Rising African Debt Now threatens Sovereignty of African Countries, warns churches
African churches have raised the alarm that the rising debt in the continent is threatening the sovereignty of countries.
And now churches have decided to create a powerful coalition in the continent that will campaign against the rising debt and corruption in the continent.
Speaking at a virtual event when he launched the All Africa Conference of Churches (AACC) Policy Brief on Debt and Corruption, the General Secretary of the organization, Rev. Dr Fidon Mwombeki, said that African governments are hiding the true extent of their indebtedness.
“They are not telling people the truth,” he said, adding that there was a worrying lack of awareness about the problem in the general population.
He noted that the countries whose debt had been forgiven after the campaigns in the early 2000s by churches under the umbrella of Jubilee 2000 were back in the same quagmire. The Jubilee 2000 initiative is credited with getting African creditors, mainly the OECD member countries and multilateral institutions, to forgive debt estimated at US$ 100billion owed by 35 of the world’s poorest countries in the 2000s.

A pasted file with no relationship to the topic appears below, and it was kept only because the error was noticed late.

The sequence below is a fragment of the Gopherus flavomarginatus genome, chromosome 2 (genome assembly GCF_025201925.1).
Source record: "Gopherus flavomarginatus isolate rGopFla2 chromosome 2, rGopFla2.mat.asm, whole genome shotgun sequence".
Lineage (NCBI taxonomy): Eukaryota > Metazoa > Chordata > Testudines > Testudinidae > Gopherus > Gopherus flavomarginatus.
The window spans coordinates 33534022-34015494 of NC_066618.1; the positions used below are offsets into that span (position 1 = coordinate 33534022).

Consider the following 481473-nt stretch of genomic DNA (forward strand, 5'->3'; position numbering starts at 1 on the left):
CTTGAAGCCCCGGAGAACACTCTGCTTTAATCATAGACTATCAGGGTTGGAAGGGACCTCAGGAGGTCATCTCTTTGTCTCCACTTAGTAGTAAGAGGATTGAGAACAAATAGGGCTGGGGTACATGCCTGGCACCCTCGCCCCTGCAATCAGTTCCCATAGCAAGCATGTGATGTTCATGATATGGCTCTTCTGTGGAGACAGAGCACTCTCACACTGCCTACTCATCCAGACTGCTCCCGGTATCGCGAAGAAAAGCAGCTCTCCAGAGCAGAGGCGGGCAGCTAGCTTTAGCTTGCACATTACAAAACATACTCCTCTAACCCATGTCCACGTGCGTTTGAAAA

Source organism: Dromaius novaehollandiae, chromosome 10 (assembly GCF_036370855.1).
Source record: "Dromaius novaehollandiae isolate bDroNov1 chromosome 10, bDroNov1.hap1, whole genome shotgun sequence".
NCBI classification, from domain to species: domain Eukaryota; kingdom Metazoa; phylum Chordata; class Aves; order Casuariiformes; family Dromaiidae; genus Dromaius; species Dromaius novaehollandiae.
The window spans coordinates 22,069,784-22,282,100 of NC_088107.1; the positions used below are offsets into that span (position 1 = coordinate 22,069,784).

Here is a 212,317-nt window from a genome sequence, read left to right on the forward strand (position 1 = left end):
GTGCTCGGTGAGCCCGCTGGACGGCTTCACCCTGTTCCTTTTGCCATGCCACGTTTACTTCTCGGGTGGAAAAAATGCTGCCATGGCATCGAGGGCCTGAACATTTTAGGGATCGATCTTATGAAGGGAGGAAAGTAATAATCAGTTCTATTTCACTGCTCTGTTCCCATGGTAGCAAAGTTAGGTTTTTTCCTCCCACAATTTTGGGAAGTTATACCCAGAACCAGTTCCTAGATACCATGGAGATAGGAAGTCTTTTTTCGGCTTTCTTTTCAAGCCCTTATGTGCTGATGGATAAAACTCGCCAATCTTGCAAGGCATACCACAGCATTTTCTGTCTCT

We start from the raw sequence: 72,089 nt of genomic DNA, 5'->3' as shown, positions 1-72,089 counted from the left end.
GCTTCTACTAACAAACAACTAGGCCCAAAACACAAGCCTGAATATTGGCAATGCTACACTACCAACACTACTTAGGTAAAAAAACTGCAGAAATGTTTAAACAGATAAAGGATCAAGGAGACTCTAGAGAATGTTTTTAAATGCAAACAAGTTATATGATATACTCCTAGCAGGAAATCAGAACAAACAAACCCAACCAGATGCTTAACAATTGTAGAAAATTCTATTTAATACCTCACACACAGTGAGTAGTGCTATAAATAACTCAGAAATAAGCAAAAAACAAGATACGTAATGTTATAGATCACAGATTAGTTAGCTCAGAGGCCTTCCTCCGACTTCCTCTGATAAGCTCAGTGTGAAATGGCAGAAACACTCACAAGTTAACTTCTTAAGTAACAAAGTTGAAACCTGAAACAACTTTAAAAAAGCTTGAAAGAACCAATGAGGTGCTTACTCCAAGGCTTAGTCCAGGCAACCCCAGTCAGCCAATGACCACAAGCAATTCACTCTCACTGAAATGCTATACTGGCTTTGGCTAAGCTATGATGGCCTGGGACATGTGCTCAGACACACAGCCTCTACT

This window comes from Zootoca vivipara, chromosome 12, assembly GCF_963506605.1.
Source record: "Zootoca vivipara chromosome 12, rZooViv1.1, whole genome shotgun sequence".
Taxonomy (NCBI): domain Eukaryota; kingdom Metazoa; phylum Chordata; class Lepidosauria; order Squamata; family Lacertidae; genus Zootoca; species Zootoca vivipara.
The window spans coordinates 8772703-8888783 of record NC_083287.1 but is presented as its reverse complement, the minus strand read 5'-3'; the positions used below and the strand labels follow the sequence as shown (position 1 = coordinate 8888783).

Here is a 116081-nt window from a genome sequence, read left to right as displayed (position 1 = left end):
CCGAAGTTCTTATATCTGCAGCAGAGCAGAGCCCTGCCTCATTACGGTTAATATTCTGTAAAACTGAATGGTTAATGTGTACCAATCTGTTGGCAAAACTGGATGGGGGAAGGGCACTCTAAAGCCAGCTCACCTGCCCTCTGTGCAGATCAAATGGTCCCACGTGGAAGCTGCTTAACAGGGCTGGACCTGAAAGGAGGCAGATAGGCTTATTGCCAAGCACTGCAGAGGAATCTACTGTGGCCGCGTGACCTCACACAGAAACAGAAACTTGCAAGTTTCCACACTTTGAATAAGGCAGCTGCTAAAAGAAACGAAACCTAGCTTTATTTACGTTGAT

AACC developed the Policy Brief to guide its stand on the debt crisis and corruption in the continent, as well as lay out its campaign on working with its network of churches across Africa to campaign against the two growing challenges.
Among those who attended the virtual launch were the Malawi High Commissioner in Nairobi, Mrs. Agrina Mussa, Ms. Barbara King, Second Secretary in the Australian Embassy in Ethiopia representing the ambassador, and the Executive Secretary of the Advisory Board on Corruption in the African Union, Ms. Charity Nchimunya.
AACC will launch a continent-wide campaign using its member churches to raise the conversation on debt in Africa, and pressurize governments to take action against escalating debt burdens.